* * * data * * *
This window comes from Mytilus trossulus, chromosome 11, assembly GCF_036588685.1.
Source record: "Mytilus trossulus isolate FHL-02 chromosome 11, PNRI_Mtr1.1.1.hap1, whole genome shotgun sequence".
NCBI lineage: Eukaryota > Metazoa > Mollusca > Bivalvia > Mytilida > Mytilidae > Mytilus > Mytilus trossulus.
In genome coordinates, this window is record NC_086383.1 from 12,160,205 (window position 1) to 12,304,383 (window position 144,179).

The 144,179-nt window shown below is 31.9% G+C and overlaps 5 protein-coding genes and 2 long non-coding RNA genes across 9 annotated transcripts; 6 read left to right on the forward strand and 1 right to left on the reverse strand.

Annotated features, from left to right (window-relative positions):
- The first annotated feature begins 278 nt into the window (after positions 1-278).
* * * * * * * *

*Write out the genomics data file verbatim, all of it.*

This window comes from Mytilus trossulus, chromosome 11, assembly GCF_036588685.1.
Source record: "Mytilus trossulus isolate FHL-02 chromosome 11, PNRI_Mtr1.1.1.hap1, whole genome shotgun sequence".
NCBI lineage: Eukaryota > Metazoa > Mollusca > Bivalvia > Mytilida > Mytilidae > Mytilus > Mytilus trossulus.
In genome coordinates, this window is record NC_086383.1 from 12,160,205 (window position 1) to 12,304,383 (window position 144,179).

The 144,179-nt window shown below is 31.9% G+C and overlaps 5 protein-coding genes and 2 long non-coding RNA genes across 9 annotated transcripts; 6 read left to right on the forward strand and 1 right to left on the reverse strand.

Annotated features, from left to right (window-relative positions):
- The first annotated feature begins 278 nt into the window (after positions 1-278).